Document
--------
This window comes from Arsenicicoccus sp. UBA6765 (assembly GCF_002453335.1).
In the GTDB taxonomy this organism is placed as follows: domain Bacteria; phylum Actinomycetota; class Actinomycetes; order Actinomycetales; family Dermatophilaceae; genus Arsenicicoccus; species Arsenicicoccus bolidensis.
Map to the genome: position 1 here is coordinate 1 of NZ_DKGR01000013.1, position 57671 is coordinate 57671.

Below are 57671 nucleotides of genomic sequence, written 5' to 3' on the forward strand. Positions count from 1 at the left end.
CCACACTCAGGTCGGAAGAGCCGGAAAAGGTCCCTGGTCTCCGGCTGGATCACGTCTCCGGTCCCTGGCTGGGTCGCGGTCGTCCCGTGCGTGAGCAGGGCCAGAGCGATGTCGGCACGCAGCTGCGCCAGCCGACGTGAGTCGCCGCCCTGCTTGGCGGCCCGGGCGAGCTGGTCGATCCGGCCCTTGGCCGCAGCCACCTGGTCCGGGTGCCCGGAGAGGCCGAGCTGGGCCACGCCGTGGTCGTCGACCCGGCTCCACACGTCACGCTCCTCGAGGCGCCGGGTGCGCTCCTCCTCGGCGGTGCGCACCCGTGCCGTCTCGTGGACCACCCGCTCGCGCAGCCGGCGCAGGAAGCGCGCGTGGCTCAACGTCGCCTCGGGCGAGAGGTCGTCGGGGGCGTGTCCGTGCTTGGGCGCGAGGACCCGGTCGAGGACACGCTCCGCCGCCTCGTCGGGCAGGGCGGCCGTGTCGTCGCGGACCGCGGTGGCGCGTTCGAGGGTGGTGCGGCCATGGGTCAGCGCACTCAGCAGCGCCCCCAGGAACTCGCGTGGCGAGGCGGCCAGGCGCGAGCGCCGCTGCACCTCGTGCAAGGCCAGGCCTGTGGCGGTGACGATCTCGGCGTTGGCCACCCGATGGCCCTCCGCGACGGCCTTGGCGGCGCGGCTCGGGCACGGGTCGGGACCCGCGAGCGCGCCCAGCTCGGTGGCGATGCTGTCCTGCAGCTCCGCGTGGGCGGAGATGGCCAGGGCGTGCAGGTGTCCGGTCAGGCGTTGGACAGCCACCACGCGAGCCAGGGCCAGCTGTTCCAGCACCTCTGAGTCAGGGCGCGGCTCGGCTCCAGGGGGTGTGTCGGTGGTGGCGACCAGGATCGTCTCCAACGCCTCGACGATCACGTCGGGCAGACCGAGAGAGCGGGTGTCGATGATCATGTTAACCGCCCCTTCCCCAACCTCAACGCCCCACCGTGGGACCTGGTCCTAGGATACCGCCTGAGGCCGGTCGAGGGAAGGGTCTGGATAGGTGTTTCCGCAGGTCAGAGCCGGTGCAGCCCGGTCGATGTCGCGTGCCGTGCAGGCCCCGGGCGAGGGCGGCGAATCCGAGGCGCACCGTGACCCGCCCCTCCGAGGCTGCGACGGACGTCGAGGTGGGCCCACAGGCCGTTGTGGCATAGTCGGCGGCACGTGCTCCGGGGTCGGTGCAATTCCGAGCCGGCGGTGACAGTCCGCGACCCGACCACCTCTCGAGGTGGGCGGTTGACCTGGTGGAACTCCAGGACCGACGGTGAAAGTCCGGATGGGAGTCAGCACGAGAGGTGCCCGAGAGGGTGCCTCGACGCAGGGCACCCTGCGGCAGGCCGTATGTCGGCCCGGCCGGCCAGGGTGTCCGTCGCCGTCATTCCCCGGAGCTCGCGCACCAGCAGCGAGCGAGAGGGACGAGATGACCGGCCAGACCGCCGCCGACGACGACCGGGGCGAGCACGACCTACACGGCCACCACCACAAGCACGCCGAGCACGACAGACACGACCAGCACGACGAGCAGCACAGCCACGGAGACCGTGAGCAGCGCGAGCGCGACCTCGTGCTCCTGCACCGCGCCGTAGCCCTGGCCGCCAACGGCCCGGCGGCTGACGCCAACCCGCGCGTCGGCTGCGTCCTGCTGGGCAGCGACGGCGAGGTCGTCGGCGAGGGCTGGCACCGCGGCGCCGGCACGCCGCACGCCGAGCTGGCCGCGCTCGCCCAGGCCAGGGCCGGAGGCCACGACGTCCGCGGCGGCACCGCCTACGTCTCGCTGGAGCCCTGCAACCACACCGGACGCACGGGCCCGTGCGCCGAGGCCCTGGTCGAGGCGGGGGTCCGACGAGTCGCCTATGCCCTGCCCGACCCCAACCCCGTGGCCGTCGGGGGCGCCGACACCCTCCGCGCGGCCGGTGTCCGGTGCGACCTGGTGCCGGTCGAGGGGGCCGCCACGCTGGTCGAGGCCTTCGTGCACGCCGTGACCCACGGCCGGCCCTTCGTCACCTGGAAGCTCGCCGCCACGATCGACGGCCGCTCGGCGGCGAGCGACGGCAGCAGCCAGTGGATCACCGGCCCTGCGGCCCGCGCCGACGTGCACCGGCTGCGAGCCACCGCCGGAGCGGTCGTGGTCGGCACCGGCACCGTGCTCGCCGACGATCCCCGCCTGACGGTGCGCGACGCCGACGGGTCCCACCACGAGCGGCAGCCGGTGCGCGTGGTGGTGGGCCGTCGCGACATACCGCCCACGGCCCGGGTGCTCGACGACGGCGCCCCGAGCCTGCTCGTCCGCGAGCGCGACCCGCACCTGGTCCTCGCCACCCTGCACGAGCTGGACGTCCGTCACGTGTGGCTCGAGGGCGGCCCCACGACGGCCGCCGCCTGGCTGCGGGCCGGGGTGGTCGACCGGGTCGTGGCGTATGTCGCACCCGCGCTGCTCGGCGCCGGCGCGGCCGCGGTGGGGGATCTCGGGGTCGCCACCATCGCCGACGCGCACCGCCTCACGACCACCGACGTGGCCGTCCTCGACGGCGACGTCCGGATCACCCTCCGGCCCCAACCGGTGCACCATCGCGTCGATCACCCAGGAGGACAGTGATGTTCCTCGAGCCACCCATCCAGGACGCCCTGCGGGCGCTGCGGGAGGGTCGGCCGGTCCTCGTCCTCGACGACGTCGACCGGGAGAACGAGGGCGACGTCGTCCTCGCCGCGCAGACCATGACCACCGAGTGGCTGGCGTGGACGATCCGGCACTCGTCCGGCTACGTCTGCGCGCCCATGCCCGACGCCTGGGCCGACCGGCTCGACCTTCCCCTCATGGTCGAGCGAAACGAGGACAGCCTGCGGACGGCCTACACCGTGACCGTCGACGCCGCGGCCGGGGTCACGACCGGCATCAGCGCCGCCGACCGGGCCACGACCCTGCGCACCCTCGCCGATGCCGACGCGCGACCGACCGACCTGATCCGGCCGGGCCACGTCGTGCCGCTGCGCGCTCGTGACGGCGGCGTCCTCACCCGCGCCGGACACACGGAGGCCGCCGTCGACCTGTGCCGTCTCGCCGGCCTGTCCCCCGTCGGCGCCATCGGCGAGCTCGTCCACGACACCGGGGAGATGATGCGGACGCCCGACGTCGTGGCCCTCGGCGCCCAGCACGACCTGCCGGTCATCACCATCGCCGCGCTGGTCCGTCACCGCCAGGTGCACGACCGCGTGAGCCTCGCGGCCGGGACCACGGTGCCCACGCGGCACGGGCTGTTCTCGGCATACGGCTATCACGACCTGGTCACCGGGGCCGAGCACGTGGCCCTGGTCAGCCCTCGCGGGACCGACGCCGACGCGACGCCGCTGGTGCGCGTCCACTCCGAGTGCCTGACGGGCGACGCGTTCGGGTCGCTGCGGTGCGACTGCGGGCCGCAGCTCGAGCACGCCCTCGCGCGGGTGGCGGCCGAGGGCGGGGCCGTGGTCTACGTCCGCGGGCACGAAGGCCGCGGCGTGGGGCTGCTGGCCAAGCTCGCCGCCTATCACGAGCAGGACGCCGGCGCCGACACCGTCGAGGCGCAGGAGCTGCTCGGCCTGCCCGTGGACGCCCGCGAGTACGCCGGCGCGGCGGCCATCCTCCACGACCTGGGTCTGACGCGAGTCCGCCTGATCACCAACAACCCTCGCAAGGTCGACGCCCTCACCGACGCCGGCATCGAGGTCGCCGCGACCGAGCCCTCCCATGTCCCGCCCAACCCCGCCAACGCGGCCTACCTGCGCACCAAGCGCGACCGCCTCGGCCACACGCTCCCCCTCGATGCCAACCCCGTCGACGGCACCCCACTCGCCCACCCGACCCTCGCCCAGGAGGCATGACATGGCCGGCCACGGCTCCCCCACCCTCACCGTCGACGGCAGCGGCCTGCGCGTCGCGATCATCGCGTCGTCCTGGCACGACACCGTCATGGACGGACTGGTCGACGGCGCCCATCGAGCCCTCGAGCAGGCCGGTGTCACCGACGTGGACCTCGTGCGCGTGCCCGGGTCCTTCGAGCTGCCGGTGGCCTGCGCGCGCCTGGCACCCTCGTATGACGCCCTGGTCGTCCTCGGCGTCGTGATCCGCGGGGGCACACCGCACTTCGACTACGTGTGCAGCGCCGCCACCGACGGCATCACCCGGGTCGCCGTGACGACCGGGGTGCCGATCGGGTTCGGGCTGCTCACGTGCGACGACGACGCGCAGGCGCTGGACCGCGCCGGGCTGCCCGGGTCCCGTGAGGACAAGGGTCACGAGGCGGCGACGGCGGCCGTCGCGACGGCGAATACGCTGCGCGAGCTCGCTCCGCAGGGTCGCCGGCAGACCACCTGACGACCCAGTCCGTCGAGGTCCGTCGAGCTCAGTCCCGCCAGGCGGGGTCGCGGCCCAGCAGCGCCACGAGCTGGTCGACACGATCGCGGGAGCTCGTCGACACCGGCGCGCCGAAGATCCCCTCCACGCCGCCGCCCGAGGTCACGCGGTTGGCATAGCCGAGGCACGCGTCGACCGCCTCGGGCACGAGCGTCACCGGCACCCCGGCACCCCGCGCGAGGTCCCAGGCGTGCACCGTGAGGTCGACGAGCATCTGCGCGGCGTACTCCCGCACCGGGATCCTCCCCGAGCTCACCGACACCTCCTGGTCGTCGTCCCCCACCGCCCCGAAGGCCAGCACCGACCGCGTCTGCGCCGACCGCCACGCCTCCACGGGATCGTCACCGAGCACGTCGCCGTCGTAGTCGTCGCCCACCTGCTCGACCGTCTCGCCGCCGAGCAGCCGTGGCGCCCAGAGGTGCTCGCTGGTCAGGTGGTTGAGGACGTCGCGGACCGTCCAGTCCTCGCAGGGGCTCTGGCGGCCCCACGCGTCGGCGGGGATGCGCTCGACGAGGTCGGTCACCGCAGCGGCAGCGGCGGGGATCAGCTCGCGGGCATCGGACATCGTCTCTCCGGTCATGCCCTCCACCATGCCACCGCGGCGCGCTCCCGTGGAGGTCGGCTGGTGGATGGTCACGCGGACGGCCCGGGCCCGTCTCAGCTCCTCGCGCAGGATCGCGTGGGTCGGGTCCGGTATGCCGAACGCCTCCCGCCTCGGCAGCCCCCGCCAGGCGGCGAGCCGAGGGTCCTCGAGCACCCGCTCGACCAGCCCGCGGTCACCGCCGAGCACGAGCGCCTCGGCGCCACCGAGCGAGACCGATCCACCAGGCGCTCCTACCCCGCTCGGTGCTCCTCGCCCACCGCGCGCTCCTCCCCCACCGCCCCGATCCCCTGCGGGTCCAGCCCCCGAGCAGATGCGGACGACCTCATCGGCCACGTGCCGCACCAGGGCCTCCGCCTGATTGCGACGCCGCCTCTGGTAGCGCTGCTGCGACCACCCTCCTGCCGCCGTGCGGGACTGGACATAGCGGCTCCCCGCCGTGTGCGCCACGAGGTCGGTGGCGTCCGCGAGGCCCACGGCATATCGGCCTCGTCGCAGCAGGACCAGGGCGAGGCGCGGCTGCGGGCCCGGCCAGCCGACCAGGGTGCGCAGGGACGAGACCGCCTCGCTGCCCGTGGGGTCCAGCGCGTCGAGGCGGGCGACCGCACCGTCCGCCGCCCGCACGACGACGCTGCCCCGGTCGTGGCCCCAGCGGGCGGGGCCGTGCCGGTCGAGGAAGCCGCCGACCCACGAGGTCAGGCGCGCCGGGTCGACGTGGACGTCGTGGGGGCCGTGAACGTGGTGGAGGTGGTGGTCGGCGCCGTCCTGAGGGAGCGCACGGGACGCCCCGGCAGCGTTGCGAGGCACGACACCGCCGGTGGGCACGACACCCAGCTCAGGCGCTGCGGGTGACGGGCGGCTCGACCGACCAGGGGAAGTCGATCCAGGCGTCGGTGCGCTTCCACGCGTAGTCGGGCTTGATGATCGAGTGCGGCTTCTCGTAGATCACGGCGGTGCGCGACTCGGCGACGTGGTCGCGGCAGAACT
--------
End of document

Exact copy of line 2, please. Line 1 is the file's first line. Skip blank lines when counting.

In the GTDB taxonomy this organism is placed as follows: domain Bacteria; phylum Actinomycetota; class Actinomycetes; order Actinomycetales; family Dermatophilaceae; genus Arsenicicoccus; species Arsenicicoccus bolidensis.